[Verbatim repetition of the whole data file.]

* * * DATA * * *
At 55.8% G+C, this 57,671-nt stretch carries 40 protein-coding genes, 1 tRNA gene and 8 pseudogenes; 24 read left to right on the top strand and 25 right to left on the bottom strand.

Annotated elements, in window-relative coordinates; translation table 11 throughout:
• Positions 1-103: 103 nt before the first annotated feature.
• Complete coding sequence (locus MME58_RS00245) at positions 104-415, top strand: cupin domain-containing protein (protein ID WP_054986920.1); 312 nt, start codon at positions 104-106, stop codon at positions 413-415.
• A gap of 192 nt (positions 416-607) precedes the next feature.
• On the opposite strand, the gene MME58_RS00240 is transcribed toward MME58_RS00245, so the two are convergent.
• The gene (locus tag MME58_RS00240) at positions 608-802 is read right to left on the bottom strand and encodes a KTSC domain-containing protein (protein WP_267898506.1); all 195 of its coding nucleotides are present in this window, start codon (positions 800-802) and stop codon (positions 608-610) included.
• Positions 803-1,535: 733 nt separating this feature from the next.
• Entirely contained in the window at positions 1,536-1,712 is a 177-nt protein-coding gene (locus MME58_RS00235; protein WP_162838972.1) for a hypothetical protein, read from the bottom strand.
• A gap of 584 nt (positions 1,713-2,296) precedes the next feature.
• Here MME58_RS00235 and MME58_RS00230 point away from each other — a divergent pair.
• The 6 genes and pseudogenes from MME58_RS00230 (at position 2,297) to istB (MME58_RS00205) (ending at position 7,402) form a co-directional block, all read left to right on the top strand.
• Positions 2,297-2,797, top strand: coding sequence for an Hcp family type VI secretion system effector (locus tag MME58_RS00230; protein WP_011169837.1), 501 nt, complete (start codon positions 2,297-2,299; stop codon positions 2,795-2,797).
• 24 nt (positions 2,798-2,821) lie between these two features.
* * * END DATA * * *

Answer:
At 55.8% G+C, this 57,671-nt stretch carries 40 protein-coding genes, 1 tRNA gene and 8 pseudogenes; 24 read left to right on the top strand and 25 right to left on the bottom strand.

Annotated elements, in window-relative coordinates; translation table 11 throughout:
• Positions 1-103: 103 nt before the first annotated feature.
• Complete coding sequence (locus MME58_RS00245) at positions 104-415, top strand: cupin domain-containing protein (protein ID WP_054986920.1); 312 nt, start codon at positions 104-106, stop codon at positions 413-415.
• A gap of 192 nt (positions 416-607) precedes the next feature.
• On the opposite strand, the gene MME58_RS00240 is transcribed toward MME58_RS00245, so the two are convergent.
• The gene (locus tag MME58_RS00240) at positions 608-802 is read right to left on the bottom strand and encodes a KTSC domain-containing protein (protein WP_267898506.1); all 195 of its coding nucleotides are present in this window, start codon (positions 800-802) and stop codon (positions 608-610) included.
• Positions 803-1,535: 733 nt separating this feature from the next.
• Entirely contained in the window at positions 1,536-1,712 is a 177-nt protein-coding gene (locus MME58_RS00235; protein WP_162838972.1) for a hypothetical protein, read from the bottom strand.
• A gap of 584 nt (positions 1,713-2,296) precedes the next feature.
• Here MME58_RS00235 and MME58_RS00230 point away from each other — a divergent pair.
• The 6 genes and pseudogenes from MME58_RS00230 (at position 2,297) to istB (MME58_RS00205) (ending at position 7,402) form a co-directional block, all read left to right on the top strand.
• Positions 2,297-2,797, top strand: coding sequence for an Hcp family type VI secretion system effector (locus tag MME58_RS00230; protein WP_011169837.1), 501 nt, complete (start codon positions 2,297-2,299; stop codon positions 2,795-2,797).
• 24 nt (positions 2,798-2,821) lie between these two features.